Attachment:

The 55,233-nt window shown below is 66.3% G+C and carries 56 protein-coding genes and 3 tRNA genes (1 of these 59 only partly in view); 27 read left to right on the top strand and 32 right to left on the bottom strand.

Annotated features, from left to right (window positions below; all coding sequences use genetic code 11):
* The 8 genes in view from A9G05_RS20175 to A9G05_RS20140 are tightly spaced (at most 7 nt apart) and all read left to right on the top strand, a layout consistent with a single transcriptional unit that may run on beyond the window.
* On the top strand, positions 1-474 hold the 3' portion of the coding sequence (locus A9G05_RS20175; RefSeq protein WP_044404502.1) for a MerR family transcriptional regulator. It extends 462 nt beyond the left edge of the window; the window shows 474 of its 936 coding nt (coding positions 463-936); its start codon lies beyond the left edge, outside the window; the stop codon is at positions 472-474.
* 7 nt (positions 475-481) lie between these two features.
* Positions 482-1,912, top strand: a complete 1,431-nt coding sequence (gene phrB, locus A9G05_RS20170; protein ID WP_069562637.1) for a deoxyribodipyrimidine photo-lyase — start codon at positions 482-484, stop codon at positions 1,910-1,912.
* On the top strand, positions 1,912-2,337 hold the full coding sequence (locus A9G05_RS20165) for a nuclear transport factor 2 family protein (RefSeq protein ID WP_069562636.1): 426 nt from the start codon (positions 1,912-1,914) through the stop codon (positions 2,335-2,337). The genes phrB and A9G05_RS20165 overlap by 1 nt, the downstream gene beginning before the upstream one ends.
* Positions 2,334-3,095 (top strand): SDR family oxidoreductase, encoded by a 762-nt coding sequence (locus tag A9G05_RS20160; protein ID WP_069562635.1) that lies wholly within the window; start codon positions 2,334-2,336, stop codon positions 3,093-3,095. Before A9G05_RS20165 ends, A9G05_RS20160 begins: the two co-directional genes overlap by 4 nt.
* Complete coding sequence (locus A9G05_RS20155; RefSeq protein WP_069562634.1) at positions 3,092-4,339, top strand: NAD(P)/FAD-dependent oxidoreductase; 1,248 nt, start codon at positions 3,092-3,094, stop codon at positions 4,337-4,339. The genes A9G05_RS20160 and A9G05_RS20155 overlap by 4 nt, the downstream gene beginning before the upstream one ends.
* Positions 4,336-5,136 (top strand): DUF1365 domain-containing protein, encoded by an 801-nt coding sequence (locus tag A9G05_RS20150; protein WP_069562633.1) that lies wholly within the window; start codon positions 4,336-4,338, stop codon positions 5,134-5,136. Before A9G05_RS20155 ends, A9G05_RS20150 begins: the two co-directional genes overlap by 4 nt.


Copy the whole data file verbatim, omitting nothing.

The 55,233-nt window shown below is 66.3% G+C and carries 56 protein-coding genes and 3 tRNA genes (1 of these 59 only partly in view); 27 read left to right on the top strand and 32 right to left on the bottom strand.

Annotated features, from left to right (window positions below; all coding sequences use genetic code 11):
* The 8 genes in view from A9G05_RS20175 to A9G05_RS20140 are tightly spaced (at most 7 nt apart) and all read left to right on the top strand, a layout consistent with a single transcriptional unit that may run on beyond the window.
* On the top strand, positions 1-474 hold the 3' portion of the coding sequence (locus A9G05_RS20175; RefSeq protein WP_044404502.1) for a MerR family transcriptional regulator. It extends 462 nt beyond the left edge of the window; the window shows 474 of its 936 coding nt (coding positions 463-936); its start codon lies beyond the left edge, outside the window; the stop codon is at positions 472-474.
* 7 nt (positions 475-481) lie between these two features.
* Positions 482-1,912, top strand: a complete 1,431-nt coding sequence (gene phrB, locus A9G05_RS20170; protein ID WP_069562637.1) for a deoxyribodipyrimidine photo-lyase — start codon at positions 482-484, stop codon at positions 1,910-1,912.
* On the top strand, positions 1,912-2,337 hold the full coding sequence (locus A9G05_RS20165) for a nuclear transport factor 2 family protein (RefSeq protein ID WP_069562636.1): 426 nt from the start codon (positions 1,912-1,914) through the stop codon (positions 2,335-2,337). The genes phrB and A9G05_RS20165 overlap by 1 nt, the downstream gene beginning before the upstream one ends.
* Positions 2,334-3,095 (top strand): SDR family oxidoreductase, encoded by a 762-nt coding sequence (locus tag A9G05_RS20160; protein ID WP_069562635.1) that lies wholly within the window; start codon positions 2,334-2,336, stop codon positions 3,093-3,095. Before A9G05_RS20165 ends, A9G05_RS20160 begins: the two co-directional genes overlap by 4 nt.
* Complete coding sequence (locus A9G05_RS20155; RefSeq protein WP_069562634.1) at positions 3,092-4,339, top strand: NAD(P)/FAD-dependent oxidoreductase; 1,248 nt, start codon at positions 3,092-3,094, stop codon at positions 4,337-4,339. The genes A9G05_RS20160 and A9G05_RS20155 overlap by 4 nt, the downstream gene beginning before the upstream one ends.
* Positions 4,336-5,136 (top strand): DUF1365 domain-containing protein, encoded by an 801-nt coding sequence (locus tag A9G05_RS20150; protein WP_069562633.1) that lies wholly within the window; start codon positions 4,336-4,338, stop codon positions 5,134-5,136. Before A9G05_RS20155 ends, A9G05_RS20150 begins: the two co-directional genes overlap by 4 nt.